New Yorker’s Orlean: ‘Writing is equal parts heart & muscle’

I love this tweet I saw last week from New Yorker writer and author Susan Orlean: “Writing is equal parts heart & muscle: the heart to fall in love with a story you want to tell, the muscle to get it done.” That’s so true, especially when it comes to personal stories that mean a lot to us but take strength to write.

The tweet was part of a live Twitter chat that Orlean held. Here are a few other great tweets from the chat:

On writing, reading books:

“When a story keeps growing and growing and feels sweeping in some way, it starts to seem like a book idea. It’s a gut feeling.”

“Making the story your own is more important than being the first writer to tell the story. It has to have your heart in it.”

“Reading a book should be like sitting with a charismatic person who is telling you a wonderful tale, fact or fiction.”

On oral storytelling, reading drafts out loud

“In all the best writing, you feel the presence of a real person talking to you, even if it’s not first person.”

“That’s why I turn to oral story-telling as a model: the best writing should feel like conversation, not written.”

“That’s why I read my drafts out loud always: the best, cheapest, fastest way to self-edit. You hear the slow and awkward parts.”

“You hear where the rhythm is off, where the pacing flags. Reading it on the page will convey all that, too.”

“The story — and the voice follows, once I feel I know the story well enough to tell it.”

“You want to do that reading aloud somewhere no one can hear you, lest they think you’re insane.”

But, she also says: “I read to my husband, who is a great editor and sounding board. And brutally honest, at his peril.”

“I read my own audiobook; I wanted to. I’d rather hear the author unless he/she isn’t a good reader.”

On story ideas:

“Finding good stories is the single biggest challenge. You need to look outside what’s familiar to be surprised and intrigued.”

“Story ideas lurk everywhere. I try to read, listen, ask as much as possible to stumble on new ideas.”

“Then I try to educate myself. I try to learn everything I can about the subject first-hand.”

“I read and listen to things outside my usual interests, hoping something will spark my curiosity. I eavesdrop, too.”

On cats, (just for fun):

“I’m fighting with my cat right now, who has suddenly fallen in love with the keyboard.”

Published by Mallary Tenore Tarpley

Mallary is a mom of two young kiddos -- Madelyn and Tucker. Mallary absolutely loves being a mom and often writes about the need to find harmony when juggling motherhood and work. Mallary is the Assistant Director of the Knight Center for Journalism in the Americas at the University of Texas at Austin, where she manages the Center's various programs related to distance learning, freedom of expression, and digital journalism. Previously, she was Executive Director of Images & Voices of Hope and Managing Editor of The Poynter Institute’s media news site, Poynter.org. Mallary grew up outside of Boston and graduated from Providence College in Rhode Island. In 2015, she received a certificate in nonprofit management from Duke University. She now lives in beautiful Austin, Texas, with her kids, husband Troy and cat Clara. She's working on a memoir, slowly but surely. You can reach her at mjtenore@gmail.com.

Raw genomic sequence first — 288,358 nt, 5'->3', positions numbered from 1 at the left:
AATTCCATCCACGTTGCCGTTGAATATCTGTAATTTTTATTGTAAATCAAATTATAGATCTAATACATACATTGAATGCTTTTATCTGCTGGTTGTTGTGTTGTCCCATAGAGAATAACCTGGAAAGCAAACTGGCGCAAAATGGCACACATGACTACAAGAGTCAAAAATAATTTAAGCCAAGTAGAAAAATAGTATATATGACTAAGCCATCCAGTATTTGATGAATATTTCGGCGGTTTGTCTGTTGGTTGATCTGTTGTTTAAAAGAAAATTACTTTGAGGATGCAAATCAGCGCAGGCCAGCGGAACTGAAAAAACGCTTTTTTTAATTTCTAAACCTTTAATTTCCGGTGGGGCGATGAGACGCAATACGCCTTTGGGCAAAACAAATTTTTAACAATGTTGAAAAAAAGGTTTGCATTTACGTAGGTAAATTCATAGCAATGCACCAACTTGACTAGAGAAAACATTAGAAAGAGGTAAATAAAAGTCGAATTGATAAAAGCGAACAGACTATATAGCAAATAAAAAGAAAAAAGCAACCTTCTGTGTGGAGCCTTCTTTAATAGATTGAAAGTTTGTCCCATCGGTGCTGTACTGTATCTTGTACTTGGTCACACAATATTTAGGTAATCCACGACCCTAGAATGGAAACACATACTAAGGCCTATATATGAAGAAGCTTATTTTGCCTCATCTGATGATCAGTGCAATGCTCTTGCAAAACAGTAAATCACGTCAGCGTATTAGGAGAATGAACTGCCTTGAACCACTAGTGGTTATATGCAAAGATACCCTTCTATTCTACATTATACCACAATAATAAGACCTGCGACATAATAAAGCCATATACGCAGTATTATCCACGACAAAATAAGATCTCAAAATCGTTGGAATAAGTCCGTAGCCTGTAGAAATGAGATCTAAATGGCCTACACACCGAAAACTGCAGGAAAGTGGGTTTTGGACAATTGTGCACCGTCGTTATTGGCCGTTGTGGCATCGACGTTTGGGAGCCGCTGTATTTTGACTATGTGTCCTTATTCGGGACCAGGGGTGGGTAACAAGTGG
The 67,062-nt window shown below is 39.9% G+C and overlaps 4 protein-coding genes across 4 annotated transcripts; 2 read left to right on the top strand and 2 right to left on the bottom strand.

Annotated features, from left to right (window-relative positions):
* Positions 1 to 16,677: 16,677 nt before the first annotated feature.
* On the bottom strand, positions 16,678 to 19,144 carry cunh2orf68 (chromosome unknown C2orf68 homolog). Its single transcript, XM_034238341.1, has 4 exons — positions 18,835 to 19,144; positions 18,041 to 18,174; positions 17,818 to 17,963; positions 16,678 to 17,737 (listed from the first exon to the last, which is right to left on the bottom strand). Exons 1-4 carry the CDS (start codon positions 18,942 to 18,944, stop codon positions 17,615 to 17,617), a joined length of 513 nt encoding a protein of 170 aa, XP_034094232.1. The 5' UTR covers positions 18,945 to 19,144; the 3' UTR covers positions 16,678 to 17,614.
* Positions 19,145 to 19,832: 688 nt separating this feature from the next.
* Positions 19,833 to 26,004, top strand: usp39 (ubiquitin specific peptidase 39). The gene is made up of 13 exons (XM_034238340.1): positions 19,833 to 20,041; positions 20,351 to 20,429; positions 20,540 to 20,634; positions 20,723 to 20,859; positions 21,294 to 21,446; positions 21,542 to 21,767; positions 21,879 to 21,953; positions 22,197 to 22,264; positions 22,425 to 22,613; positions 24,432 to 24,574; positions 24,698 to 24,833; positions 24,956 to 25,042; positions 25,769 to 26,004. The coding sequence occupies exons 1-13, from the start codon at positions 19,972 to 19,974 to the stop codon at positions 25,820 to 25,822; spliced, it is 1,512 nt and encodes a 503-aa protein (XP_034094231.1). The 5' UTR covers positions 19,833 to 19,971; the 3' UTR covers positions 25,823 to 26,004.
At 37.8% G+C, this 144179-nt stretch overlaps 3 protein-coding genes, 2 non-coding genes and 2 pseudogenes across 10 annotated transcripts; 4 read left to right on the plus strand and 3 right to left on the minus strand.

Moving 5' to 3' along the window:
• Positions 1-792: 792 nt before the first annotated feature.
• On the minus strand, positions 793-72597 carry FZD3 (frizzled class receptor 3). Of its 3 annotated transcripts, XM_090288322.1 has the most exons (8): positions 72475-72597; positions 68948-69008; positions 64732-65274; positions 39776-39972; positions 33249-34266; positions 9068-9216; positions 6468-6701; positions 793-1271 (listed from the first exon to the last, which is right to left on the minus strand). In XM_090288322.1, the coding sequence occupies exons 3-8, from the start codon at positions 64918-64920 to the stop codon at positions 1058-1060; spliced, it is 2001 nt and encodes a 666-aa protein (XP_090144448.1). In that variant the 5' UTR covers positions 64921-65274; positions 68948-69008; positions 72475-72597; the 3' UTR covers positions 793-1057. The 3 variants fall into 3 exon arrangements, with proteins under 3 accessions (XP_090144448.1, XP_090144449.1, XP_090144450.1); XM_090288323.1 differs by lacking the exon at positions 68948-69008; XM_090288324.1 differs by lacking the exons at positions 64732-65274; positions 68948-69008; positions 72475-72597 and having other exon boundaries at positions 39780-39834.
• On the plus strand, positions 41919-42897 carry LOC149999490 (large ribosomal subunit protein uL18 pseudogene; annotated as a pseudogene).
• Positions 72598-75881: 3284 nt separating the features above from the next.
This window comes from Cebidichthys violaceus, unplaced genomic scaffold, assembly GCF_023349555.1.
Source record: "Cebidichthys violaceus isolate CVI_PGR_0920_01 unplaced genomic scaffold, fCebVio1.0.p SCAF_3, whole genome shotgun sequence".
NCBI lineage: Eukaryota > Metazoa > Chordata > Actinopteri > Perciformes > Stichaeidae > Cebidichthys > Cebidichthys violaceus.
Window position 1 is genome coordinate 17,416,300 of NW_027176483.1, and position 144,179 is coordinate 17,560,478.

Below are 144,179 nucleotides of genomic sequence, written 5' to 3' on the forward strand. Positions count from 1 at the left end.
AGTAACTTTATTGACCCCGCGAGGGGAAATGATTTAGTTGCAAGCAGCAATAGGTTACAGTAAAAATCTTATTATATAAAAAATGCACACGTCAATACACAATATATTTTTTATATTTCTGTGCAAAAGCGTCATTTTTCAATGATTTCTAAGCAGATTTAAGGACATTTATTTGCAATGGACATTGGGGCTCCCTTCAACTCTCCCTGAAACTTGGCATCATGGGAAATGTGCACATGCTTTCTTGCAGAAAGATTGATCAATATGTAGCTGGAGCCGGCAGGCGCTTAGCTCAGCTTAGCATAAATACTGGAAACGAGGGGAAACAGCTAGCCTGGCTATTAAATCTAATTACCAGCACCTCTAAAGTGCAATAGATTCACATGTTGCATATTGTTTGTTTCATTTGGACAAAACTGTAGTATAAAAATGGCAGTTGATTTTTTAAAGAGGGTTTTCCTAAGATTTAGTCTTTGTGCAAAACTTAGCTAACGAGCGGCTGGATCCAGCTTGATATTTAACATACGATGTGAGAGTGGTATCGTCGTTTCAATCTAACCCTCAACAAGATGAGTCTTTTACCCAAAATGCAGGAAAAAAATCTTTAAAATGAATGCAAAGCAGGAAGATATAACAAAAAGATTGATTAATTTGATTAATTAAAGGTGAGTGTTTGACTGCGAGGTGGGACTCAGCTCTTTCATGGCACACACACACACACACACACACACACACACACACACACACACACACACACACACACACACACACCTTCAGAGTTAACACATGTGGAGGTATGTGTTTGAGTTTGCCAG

One thought on “New Yorker’s Orlean: ‘Writing is equal parts heart & muscle’

  1. An outstanding share! I’ve just forwarded this onto
    a coworker who had been conducting a little homework on this.

    And he actually bought me breakfast because I stumbled upon it for him…
    lol. So allow me to reword this…. Thank YOU for the meal!!

    But yeah, thanx for spending some time to discuss this topic here on your site.

Leave a Reply

Fill in your details below or click an icon to log in:

WordPress.com Logo

You are commenting using your WordPress.com account. Log Out /  Change )

Google photo

You are commenting using your Google account. Log Out /  Change )

Twitter picture

You are commenting using your Twitter account. Log Out /  Change )

Facebook photo

You are commenting using your Facebook account. Log Out /  Change )

Connecting to %s

%d bloggers like this: